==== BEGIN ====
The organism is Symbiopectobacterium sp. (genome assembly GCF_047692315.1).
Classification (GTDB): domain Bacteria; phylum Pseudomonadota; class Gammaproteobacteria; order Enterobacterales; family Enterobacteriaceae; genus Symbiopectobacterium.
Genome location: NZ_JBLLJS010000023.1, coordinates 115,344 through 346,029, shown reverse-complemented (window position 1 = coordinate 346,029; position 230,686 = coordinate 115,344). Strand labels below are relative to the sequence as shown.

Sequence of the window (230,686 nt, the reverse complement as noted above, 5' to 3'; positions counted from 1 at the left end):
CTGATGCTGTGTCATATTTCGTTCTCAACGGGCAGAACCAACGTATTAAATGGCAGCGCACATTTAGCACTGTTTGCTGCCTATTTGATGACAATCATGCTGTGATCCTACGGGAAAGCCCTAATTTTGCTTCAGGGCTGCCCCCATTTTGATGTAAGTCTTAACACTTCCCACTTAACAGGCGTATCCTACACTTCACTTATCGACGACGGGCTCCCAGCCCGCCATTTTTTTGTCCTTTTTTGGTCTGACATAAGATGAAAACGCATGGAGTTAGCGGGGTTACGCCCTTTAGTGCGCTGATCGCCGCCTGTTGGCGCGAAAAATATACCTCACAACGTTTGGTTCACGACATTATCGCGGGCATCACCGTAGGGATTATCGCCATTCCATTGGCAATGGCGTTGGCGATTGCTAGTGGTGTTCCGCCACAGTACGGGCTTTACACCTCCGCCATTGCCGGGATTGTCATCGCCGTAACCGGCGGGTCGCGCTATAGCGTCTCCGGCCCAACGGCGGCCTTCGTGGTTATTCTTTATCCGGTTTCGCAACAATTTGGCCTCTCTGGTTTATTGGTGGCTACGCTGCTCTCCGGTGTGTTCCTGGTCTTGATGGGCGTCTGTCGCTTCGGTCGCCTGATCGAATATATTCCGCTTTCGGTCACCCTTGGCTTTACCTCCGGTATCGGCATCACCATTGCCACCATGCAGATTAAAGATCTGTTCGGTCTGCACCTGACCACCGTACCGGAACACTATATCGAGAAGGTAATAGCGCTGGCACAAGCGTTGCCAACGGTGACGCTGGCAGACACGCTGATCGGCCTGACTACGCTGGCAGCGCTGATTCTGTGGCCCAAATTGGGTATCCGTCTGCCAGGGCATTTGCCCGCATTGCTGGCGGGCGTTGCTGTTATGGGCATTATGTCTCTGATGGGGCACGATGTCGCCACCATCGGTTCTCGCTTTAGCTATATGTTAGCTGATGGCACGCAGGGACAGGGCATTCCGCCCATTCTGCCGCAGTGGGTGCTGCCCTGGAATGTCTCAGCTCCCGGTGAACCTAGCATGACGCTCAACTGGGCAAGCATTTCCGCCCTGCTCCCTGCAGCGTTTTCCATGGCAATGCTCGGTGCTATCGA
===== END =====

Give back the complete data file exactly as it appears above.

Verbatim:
The organism is Symbiopectobacterium sp. (genome assembly GCF_047692315.1).
Classification (GTDB): domain Bacteria; phylum Pseudomonadota; class Gammaproteobacteria; order Enterobacterales; family Enterobacteriaceae; genus Symbiopectobacterium.
Genome location: NZ_JBLLJS010000023.1, coordinates 115,344 through 346,029, shown reverse-complemented (window position 1 = coordinate 346,029; position 230,686 = coordinate 115,344). Strand labels below are relative to the sequence as shown.

Sequence of the window (230,686 nt, the reverse complement as noted above, 5' to 3'; positions counted from 1 at the left end):
CTGATGCTGTGTCATATTTCGTTCTCAACGGGCAGAACCAACGTATTAAATGGCAGCGCACATTTAGCACTGTTTGCTGCCTATTTGATGACAATCATGCTGTGATCCTACGGGAAAGCCCTAATTTTGCTTCAGGGCTGCCCCCATTTTGATGTAAGTCTTAACACTTCCCACTTAACAGGCGTATCCTACACTTCACTTATCGACGACGGGCTCCCAGCCCGCCATTTTTTTGTCCTTTTTTGGTCTGACATAAGATGAAAACGCATGGAGTTAGCGGGGTTACGCCCTTTAGTGCGCTGATCGCCGCCTGTTGGCGCGAAAAATATACCTCACAACGTTTGGTTCACGACATTATCGCGGGCATCACCGTAGGGATTATCGCCATTCCATTGGCAATGGCGTTGGCGATTGCTAGTGGTGTTCCGCCACAGTACGGGCTTTACACCTCCGCCATTGCCGGGATTGTCATCGCCGTAACCGGCGGGTCGCGCTATAGCGTCTCCGGCCCAACGGCGGCCTTCGTGGTTATTCTTTATCCGGTTTCGCAACAATTTGGCCTCTCTGGTTTATTGGTGGCTACGCTGCTCTCCGGTGTGTTCCTGGTCTTGATGGGCGTCTGTCGCTTCGGTCGCCTGATCGAATATATTCCGCTTTCGGTCACCCTTGGCTTTACCTCCGGTATCGGCATCACCATTGCCACCATGCAGATTAAAGATCTGTTCGGTCTGCACCTGACCACCGTACCGGAACACTATATCGAGAAGGTAATAGCGCTGGCACAAGCGTTGCCAACGGTGACGCTGGCAGACACGCTGATCGGCCTGACTACGCTGGCAGCGCTGATTCTGTGGCCCAAATTGGGTATCCGTCTGCCAGGGCATTTGCCCGCATTGCTGGCGGGCGTTGCTGTTATGGGCATTATGTCTCTGATGGGGCACGATGTCGCCACCATCGGTTCTCGCTTTAGCTATATGTTAGCTGATGGCACGCAGGGACAGGGCATTCCGCCCATTCTGCCGCAGTGGGTGCTGCCCTGGAATGTCTCAGCTCCCGGTGAACCTAGCATGACGCTCAACTGGGCAAGCATTTCCGCCCTGCTCCCTGCAGCGTTTTCCATGGCAATGCTCGGTGCTATCGA